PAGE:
A conceptual framework for considering mapping projects as they change
and programming skills, as well as resources for quickly training newcomers to help map. Communication channels are well set up and those contributing
to the map can make use of an interface that has been evolving through user
Maps as foams 211
feedback. As a result, the HOT team was able to rapidly supplement existing
maps of the affected areas (using pre-disaster satellite images from Bing maps)
and then, in a second phase, map the extent of damage because they were
granted access to post-disaster satellite imagery.
This mapping project ‘bubble’ is well
The restructuring of work and production in the international political economy
interests of social groups within British firms.
First, the lines of communication between employer and employee,
historically represented by a ‘single channel’ of trade union-centred collective
bargaining, are increasingly ‘dominated by the employer, with no independent
representation of workers interests’ (Hyman, 1997: 314). There is a ‘representation gap’ (Towers, 1997) in hyperflexible state-societies that leaves six out
of seven US workers, and two out of three British workers, without effective
forms of representation at work. As a result, concerted negotiation has
musicians rather than from books or written notation – Irish traditional musicians have adapted to changes in communication
technology. John and I listen to radio programmes and recordings to learn
tunes and use the internet to view video clips of traditional Irish music. We are
part of a global community of traditional Irish musicians that share tunes and
stories. John has a wealth of history from his youth and home place but also
adapts to changes in a living musical tradition.
Changing spaces and going global
The conflict between notions of tradition/purism and change
Alex Gekker, Sam Hind, Sybille Lammes, Chris Perkins and Clancy Wilmott
of Communication, 8: pp. 1765–1783.
Verhoeff, N. (2012) Mobile Screens: The Visual Regime of Navigation. Amsterdam: Amsterdam
Wilmott, C. (2016) Small moments, big data: Mobile mapping in everyday life. Big Data and
Society, 3(2). https://doi.org/10.1177/2053951716661364.
Wood, D. (1992) The Power of Maps. New York: Guilford Press.
slaves. However, from the perspective of the masters, the slaves were nothing more than goods. Two dehumanities lived alongside each other but could not relate – one produced by the violence of slavery and the commercialisation of human beings, and the other produced for the benefit of the masters, their side-kicks and those who stood to benefit from the system. Slavery is not a relationship. The two ways of being show an ontological duplicity.
The hypothesis of a dual ontology
There is no communication between the two ontologies: slaves do not suddenly become
absolute terms – the
most globalised, the most successful, and so forth. These sentiments were represented in portrayals of Ireland as a knowledge economy that emphasised the
liberating capacity of information and communication technology (ICT), particularly from the constraints of geography. In the archive of the boom-time,
there is an interview in Business Week with one key figure in the Celtic Tiger
story, Mary Harney, the leader of the now defunct right-of-centre political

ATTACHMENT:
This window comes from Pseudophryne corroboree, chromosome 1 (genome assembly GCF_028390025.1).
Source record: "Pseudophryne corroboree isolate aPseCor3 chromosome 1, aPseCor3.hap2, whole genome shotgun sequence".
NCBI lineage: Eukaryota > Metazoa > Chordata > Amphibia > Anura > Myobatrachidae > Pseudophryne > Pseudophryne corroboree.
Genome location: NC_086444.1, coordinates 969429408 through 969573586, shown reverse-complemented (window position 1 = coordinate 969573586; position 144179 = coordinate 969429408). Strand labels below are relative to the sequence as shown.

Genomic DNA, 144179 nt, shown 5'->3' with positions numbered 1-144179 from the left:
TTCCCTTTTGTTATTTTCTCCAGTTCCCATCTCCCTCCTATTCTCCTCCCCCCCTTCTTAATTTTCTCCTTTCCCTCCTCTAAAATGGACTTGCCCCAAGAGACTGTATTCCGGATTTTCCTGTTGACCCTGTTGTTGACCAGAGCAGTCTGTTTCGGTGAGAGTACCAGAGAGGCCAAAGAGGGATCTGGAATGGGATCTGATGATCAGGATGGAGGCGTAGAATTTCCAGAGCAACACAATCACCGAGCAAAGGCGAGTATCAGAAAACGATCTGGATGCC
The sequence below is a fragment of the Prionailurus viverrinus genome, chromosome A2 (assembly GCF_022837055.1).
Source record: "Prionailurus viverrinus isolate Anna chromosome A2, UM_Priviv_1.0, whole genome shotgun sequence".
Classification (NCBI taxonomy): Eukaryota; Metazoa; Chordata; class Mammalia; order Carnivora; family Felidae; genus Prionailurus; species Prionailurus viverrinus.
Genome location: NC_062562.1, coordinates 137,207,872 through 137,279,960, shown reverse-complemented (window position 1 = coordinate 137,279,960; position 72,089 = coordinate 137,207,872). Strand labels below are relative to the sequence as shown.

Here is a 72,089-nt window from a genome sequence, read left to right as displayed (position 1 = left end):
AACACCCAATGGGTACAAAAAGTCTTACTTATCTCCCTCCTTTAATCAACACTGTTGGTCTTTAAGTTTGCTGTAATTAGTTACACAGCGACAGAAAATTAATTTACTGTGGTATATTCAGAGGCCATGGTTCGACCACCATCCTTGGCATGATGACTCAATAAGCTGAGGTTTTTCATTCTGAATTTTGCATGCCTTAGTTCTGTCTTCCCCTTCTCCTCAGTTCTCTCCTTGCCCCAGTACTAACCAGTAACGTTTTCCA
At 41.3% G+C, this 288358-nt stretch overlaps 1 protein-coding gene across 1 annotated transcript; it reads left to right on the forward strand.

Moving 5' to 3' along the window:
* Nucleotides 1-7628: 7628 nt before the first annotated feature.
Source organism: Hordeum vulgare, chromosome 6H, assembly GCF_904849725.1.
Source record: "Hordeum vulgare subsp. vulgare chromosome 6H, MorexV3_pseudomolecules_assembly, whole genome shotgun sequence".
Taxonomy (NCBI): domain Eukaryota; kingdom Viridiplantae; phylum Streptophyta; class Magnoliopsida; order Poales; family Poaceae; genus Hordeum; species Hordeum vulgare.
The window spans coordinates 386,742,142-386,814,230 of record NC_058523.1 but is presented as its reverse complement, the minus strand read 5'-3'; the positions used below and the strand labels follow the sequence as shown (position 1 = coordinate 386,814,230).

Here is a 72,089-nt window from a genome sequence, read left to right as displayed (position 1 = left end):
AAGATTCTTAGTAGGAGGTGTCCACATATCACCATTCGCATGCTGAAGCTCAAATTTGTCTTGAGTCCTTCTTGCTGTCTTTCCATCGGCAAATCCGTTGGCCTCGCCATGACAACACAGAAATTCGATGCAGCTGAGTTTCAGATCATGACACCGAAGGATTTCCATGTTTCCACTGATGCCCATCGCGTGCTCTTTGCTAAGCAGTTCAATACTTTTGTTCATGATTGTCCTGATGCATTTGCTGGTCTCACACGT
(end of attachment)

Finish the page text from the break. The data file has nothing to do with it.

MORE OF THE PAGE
party the Progressive Democrats and then Tánaiste and Minister for Enterprise,
communication sector rather than unskilled manual work’ (Bord Glas, 2002:
6). Although, as Bradley (1988) has suggested, farm labour has never carried
a high social status in Ireland. Therefore, even with rising unemployment nationally, the low pay and insecure nature of horticultural employment that
characterises it as part of the secondary labour market also renders it unattractive to the Irish workforce and dependent on migrant labour. In addition,
evidence from supporting welfare beneficiaries into short-term, seasonal work
(Bord Glas, 1988; 1994
promise the motorway made to develop the regional economy
of the south-east has not materialised. Between 2008 and 2011, just as the infrastructure came on-stream, the number of people registered as unemployed
in Waterford rose by over 100 per cent. Job losses included the closure of the
famed Waterford Crystal plant and the global tele-services provider TalkTalk.
These economic problems illustrate that in the world of instant communication
and rapid technological innovation, where businesses can operate in the cloud
rather than on concrete, the assumptions about the
100 years of Ireland in National Geographic magazine
Patrick J. Duffy
with an American divorcée.
Traditional Irish storyteller.
Arensberg, C. M. and Kimball, S. T. (1940) Family and Community in Ireland.
Cambridge, MA: Harvard University Press.
100 years of Ireland in National Geographic
Bell, D. (1995) ‘Picturing the landscape: Die grune insel: tourist images of Ireland’,
European Journal of Communication 10, 1: 41–62.
Brett, D. (1996) The Construction of Heritage. Cork: Cork University Press.
Gibbons, L. (1996) Transformations in Irish Culture. Cork: Cork University Press.
Kirby, P., Gibbons, L. and Cronin, M. (2002
engagement has been limited. The need to
continuously animate these urban spaces by identifying new and more effective
strategies in order to engage with the local community has been recognised.
The urban gardens are mainly perceived as public places and thus less related
to an autonomous interaction. The majority of the respondents demonstrated
an awareness about the existence of the urban gardens. However, it is still not
very clear to the residents and retailers who is in charge of their management
and maintenance. This highlights a scarce or ineffective communication